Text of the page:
Erdoğan-Trump G20 meeting bodes well for bilateral economic ties

Published 01.07.2019 00:10
President Recep Tayyip Erdoğan and U.S. President Donald Trump, right, shake hands at a bilateral meeting on the sidelines of the G20 Summit in Osaka, June 29, 2019.
President Recep Tayyip Erdoğan and U.S. President Donald Trump, right, shake hands at a bilateral meeting on the sidelines of the G20 Summit in Osaka, June 29, 2019.

The positive mood in Turkish-American relations emerging after the Erdoğan-Trump meeting at the G20 summit tones down the discourse of conflict in ties and offers a way for the countries to capitalize on enhanced commercial relations with the target for bilateral trade volume revised up to $100 billion

Prior to the G20 Summit in Osaka, Japan, the Turkish and American public had been wondering about the outcome of the meeting between President Recep Tayyip Erdoğan and U.S. President Donald Trump since the agenda of the two leaders was preoccupied by Turkey's purchase of the Russian S-400 surface-to-air missile (SAM) system, and its participation in the multinational F-35 stealth fighter manufacturing program.

After Trump's comments on Turkey's stance regarding the S-400 purchase, however, the meeting created a positive outlook for the maintenance of dialogue between the two countries, benefiting from a 67-year partnership as part of the North Atlantic Treaty Organization (NATO).

While the S-400 was the main item on the agenda, the two leaders and their delegations also had a chance to revisit their commitment to increasing bilateral trade and expanding economic cooperation. The determination of the Turkish and American presidents to raise bilateral trade volume has also been welcomed by Turkish business circles.

In the Erdoğan-Trump meeting Saturday during the G20 Osaka Summit, Trump said Turkey is a friend of the U.S. "We have done great things together, and we are big trading partners," noted U.S. President Trump, adding: "I think $75 billion is small. I think it is going to be well over $100 billion soon."

In February, Erdoğan and Trump agreed to increase bilateral trade volume to $75 billion, a decision hailed by Turkish and American business communities.

Stressing that Turkey and the U.S. are doing more and more business, Trump expressed the U.S. expectation to quadruple business with Turkey.

In 2018, Turkey-U.S. bilateral trade volume was $20.6 billion, according to data the Turkish Statistical Institute (TurkStat). While Turkey's exports to the country came to $8.3 billion, its imports totaled $12.3 billion.

TurkStat data also showed that in the period January to May this year, bilateral trade volume between the two NATO partners was $7.8 billion. U.S. purchases of Turkish products were $3.4 billion, while exports were $4.4 billion.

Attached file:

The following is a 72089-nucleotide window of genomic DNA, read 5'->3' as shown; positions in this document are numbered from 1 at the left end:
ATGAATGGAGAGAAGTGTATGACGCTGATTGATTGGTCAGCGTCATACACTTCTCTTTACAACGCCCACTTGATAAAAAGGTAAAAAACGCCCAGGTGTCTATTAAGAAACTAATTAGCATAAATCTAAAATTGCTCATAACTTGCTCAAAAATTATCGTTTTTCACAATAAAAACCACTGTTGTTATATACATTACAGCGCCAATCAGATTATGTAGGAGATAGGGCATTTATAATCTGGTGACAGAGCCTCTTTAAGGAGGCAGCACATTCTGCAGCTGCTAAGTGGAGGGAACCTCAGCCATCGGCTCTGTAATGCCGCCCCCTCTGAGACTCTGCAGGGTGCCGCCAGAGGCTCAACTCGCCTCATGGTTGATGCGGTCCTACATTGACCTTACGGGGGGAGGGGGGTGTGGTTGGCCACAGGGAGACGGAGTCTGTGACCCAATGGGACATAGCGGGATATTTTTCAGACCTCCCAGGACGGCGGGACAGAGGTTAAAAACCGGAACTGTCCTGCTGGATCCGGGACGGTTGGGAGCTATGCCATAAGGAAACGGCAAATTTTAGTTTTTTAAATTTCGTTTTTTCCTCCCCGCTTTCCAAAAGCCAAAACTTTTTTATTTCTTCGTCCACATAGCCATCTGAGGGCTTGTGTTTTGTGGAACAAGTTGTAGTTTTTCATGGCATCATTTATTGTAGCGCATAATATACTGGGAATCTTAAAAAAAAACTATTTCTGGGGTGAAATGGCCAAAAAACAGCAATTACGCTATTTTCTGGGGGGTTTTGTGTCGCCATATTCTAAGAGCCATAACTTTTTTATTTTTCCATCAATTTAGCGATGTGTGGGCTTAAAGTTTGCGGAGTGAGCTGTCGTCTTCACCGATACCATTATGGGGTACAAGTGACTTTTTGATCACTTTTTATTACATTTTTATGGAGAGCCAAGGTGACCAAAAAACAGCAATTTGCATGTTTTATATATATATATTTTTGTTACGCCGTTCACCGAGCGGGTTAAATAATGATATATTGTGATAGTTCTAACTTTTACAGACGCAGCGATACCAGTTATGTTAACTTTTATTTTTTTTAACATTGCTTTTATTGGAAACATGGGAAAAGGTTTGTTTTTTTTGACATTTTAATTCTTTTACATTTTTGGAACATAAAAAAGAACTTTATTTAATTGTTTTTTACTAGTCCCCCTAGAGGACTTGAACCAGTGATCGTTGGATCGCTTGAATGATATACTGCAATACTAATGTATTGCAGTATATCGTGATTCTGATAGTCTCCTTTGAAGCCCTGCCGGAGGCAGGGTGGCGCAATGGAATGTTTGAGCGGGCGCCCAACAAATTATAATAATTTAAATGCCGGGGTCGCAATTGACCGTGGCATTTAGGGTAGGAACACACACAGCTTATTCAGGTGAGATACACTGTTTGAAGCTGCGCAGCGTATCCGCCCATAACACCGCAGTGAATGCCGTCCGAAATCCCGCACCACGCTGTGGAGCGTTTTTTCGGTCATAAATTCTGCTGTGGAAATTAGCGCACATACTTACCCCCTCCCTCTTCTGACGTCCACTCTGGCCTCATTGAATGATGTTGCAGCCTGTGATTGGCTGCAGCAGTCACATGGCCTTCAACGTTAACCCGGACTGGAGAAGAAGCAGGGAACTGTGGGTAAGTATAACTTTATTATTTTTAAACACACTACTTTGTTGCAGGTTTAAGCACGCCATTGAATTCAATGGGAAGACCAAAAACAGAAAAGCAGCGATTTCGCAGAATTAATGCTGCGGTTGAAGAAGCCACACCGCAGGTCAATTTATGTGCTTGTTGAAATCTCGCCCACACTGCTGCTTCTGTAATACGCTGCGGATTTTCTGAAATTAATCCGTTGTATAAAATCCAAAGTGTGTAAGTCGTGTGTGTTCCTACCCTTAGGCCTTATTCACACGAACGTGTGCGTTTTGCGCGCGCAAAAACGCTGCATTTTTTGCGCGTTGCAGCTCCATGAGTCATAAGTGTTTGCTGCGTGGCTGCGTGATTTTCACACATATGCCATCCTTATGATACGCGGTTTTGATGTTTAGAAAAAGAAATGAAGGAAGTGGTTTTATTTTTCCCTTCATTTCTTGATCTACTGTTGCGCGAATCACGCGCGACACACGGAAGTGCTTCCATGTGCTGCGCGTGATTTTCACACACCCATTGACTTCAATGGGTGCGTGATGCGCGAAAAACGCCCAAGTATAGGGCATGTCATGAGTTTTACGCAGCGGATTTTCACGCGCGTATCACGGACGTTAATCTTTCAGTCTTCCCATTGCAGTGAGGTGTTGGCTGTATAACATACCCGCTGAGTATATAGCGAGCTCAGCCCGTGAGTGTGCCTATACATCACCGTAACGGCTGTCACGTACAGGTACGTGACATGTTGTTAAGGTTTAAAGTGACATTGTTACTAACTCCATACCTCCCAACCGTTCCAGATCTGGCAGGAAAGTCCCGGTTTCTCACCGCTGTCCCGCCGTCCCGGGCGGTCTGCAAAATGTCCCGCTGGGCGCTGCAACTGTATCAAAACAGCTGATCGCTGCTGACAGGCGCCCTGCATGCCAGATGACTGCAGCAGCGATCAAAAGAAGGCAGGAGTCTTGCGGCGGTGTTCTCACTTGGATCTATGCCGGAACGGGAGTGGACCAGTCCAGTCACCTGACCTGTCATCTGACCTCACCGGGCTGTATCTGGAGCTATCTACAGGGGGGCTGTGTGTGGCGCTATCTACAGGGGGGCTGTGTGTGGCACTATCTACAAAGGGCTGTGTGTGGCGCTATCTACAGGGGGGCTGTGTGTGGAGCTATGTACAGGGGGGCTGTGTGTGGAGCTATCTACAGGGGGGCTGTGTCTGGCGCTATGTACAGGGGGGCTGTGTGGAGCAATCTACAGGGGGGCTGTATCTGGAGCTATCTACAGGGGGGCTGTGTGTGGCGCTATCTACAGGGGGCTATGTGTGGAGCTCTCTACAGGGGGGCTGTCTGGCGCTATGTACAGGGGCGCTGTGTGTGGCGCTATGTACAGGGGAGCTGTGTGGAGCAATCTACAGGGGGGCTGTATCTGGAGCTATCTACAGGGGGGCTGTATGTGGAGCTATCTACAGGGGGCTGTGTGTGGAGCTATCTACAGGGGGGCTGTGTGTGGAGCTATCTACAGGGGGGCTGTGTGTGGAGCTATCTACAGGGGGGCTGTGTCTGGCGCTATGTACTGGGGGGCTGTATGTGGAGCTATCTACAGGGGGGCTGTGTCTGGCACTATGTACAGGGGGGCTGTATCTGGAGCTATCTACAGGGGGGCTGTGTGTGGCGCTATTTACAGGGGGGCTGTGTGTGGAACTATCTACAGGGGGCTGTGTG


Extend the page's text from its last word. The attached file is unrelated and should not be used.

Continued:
Commenting on the prospective outcomes of the meeting for Turkish-American commercial ties, Turkey's business circle welcomed the positive atmosphere of the meeting between Erdoğan and Trump.

"U.S. President Trump's goodwill and rational attitude are very promising," Mehmet Ali Yalçındağ, the Foreign Economic Relations Board of Turkey (DEİK), Turkey-U.S. Business Council (TAİK) chair, said in a statement.

Blaming the administration of former U.S. President Barack Obama for the ongoing S-400/F35 tension, Trump said it is not Turkey or President Erdoğan's fault. Trump also gave a clear sign that his administration will not seek any sanctions against Turkey.

Recalling that Trump raised the bilateral trade volume target between the two countries to $100 billion from $75 billion, Yalçındağ said, "We are also revising our target. We will do our best." He added they have been working on a road map for a while that will be presented to both presidents during Trump's visit to Turkey.

Anatolian Lions Businessmen Association (ASKON) Chairman Orhan Aydın expressed the expectation of Turkish businesses to increase commercial transaction with the U.S. by five times.

He stressed that new agreements and investments could easily facilitate the accomplishment of the bilateral trade goal, which has been revised up to $100 billion. Aydın specifically noted that a number of tax agreements would be ideal to start with as the Turkish business world has been indicating for a while.

From a historical perspective, early economic dialogue between Turkey and the U.S. began with the Economic and Technical Cooperation agreement signed in 1947 with a view of implementing the Truman Doctrine in the aftermath of World War II. While the strategic political and military cooperation expanded with Turkey's membership in NATO in 1952, the economic partnership grew more exponentially as Turkey welcomed more American companies.

Currently, 1,853 American companies operate in Turkey's retail, e-commerce, finance, energy and technology sectors. The U.S. also ranked second in Turkey's foreign direct investors list with $11.8 billion between 2002 and January 2019, according to foreign direct investment (FDI) statistics released by the Industry and Technology Ministry.

U.S. direct investment in Turkey is led by manufacturing, wholesale trade, finance and insurance.

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